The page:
• The SGH-I777 UCLD3 leak is UNSAFE, as is most likely every other leak for that device. Fortunately nearly everyone is using I9100 Update4-based custom kernels.
  • SGH-I727 and SGH-T989 ICS leaks are UNSAFE - However as these two devices use separate recovery and operational kernels, if you have a Gingerbread recovery/kernel, you should be safe regardless of what you are booting for normal operation.

It's hard to get ALL of the cases and evaluate them, but in general in terms of levels of danger (As of June 6, 2012 - this could change with time):
SPH-D710 users are in the most danger - They have no official ICS releases AND the I9100 Update4 source base can't be used to build a usable kernel for their device without major developer work
GT-N7000 users are second on the list - They are the only ones outside of Korea to receive official ICS updates that trigger the eMMC firmware defect. However, I9100 Update4 sources required only minor work to create "safe" kernels, and developers know the proper procedure for rendering the official N7000 Update3 source drop "safe"
SGH-I777 users are next - I777 leaks proved to be dangerous a month or so ago. However, the SGH-I777 required the least amount of work to be able to use the GT-I9100 Update4 source base, and as a result, with the exception of the leaks themselves, nearly all I777 ICS kernels are based off of safe source code bases.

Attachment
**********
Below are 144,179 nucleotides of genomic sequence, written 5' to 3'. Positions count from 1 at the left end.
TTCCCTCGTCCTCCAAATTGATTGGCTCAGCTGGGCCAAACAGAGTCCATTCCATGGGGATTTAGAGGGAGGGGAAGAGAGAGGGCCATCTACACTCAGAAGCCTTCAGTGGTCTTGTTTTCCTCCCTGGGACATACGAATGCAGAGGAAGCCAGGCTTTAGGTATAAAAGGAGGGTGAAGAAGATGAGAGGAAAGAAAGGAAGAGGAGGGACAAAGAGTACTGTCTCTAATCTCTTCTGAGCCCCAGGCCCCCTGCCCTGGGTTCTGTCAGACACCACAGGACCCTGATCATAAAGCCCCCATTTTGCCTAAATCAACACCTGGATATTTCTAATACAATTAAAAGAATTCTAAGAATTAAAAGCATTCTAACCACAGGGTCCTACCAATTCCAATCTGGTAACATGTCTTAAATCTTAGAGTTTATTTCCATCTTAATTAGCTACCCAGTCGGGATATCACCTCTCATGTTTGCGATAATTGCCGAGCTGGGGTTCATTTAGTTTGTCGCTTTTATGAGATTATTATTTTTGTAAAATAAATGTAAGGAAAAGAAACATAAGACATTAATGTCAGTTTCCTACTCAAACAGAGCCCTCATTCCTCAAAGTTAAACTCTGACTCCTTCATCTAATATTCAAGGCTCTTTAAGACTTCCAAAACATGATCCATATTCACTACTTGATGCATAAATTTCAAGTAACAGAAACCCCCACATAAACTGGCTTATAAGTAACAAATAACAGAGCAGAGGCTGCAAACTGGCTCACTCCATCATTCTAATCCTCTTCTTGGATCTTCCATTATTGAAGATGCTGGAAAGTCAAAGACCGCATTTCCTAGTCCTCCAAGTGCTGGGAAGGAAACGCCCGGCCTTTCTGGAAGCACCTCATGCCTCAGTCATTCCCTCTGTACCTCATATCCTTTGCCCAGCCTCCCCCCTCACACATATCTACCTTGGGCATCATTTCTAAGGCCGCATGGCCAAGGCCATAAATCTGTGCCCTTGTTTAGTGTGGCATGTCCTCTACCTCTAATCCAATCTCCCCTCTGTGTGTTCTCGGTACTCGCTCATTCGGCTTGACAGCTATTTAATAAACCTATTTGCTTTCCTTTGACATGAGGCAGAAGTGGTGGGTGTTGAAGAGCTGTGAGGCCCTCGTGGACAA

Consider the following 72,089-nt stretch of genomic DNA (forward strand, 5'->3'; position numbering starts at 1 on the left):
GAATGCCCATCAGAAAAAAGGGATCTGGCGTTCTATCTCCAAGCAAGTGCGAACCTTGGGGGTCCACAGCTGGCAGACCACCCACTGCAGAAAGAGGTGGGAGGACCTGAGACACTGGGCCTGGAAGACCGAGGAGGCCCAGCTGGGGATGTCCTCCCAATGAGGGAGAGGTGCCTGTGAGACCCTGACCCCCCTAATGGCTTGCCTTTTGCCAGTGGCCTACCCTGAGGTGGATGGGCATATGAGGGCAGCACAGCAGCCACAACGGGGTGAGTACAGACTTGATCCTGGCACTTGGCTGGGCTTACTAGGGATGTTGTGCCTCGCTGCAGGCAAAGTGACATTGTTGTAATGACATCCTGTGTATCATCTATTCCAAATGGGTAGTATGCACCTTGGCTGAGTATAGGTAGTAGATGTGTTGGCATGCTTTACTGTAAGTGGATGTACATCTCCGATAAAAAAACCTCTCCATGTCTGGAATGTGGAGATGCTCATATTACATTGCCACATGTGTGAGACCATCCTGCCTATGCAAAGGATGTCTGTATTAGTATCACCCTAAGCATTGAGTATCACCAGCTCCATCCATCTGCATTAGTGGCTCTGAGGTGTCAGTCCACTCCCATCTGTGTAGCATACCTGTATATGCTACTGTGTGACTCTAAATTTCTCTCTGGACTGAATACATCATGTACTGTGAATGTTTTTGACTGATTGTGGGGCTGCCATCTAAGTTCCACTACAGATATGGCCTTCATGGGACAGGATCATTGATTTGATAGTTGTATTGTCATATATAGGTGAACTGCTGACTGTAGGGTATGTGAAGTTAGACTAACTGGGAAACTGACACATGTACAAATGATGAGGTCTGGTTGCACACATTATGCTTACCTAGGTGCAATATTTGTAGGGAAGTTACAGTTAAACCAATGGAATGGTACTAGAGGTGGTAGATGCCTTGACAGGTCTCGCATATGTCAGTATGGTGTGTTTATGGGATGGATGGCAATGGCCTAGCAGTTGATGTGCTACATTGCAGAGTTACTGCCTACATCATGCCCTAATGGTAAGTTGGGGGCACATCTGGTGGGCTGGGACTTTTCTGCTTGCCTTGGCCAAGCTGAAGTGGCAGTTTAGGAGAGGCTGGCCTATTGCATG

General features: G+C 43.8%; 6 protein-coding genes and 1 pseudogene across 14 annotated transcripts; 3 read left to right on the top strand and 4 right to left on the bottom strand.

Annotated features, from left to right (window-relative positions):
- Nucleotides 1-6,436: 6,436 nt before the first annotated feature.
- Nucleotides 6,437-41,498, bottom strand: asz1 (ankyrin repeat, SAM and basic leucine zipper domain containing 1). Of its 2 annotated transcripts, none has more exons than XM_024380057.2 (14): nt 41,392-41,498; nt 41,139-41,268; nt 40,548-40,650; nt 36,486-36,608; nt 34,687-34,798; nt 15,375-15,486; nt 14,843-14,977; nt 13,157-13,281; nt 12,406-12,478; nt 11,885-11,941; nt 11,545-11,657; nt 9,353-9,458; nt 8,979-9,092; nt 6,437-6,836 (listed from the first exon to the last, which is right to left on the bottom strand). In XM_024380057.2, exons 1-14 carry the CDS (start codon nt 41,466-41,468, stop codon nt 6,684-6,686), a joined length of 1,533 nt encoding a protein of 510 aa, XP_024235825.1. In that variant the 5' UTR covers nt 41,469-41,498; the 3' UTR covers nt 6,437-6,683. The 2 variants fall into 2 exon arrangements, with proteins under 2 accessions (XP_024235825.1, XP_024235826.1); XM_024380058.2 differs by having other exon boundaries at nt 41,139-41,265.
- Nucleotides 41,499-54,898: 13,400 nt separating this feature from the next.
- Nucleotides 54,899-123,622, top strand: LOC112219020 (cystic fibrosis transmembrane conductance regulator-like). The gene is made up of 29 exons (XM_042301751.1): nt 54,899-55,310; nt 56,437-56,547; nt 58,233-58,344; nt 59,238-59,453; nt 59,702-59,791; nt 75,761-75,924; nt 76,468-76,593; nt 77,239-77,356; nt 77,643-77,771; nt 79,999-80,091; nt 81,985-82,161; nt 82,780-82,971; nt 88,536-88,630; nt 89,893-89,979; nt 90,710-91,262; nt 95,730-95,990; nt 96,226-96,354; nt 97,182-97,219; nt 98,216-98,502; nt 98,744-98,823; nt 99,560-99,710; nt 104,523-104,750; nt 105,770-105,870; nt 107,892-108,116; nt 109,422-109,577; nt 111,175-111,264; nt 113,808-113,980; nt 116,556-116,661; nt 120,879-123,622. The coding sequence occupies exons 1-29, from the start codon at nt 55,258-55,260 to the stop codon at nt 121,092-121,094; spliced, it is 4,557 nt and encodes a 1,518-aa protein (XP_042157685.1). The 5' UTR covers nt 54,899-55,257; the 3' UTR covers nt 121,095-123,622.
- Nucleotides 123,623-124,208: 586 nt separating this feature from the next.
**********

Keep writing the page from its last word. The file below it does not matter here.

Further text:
GT-I9100 users are in the least danger - No leak, official binary release, or source code release for this device has been dangerous. Only one I9100 kernel has ever proven dangerous and that was quickly pulled by its developer.

I am not evaluating the SHW-M250S/K/L in the above list, as while I know their source and binaries are dangerous, the language/culture barrier means we have very little information on how this fiasco is panning out for those users.

UPDATE:
We have at least one confirmed report of this bug occurring with KYL00M fwrev 0x12 on a Samsung Skyrocket (SGH-I727) with their ICS leak kernels
In addition, Samsung Hercules (SGH-T989) has the same fwrev and I've been told that they have observed bricks of this type with their ICS leaks

UPDATE 2:
I've received an email from a contact at Samsung who has indicated they are working on some sort of fix to be deployed to devices with an "UNSAFE" configuration listed above. I have requested that I receive an explicit list of which binary builds contain this fix, as without that I cannot know for sure which builds are fixed and which are not. Fixes are not yet deployed to affected devices.

UPDATE 3:
So much for the claims of working on a fix above... Not only have fixes not been deployed to any kernel for any device I am aware of, but Samsung added the trigger conditions to the XXLQ5 build for GT-I9100. Yes, that is correct - a device previously unaffected by this bug is now UNSAFE.
Last edited by Entropy512; 9th July 2012 at 10:28 PM.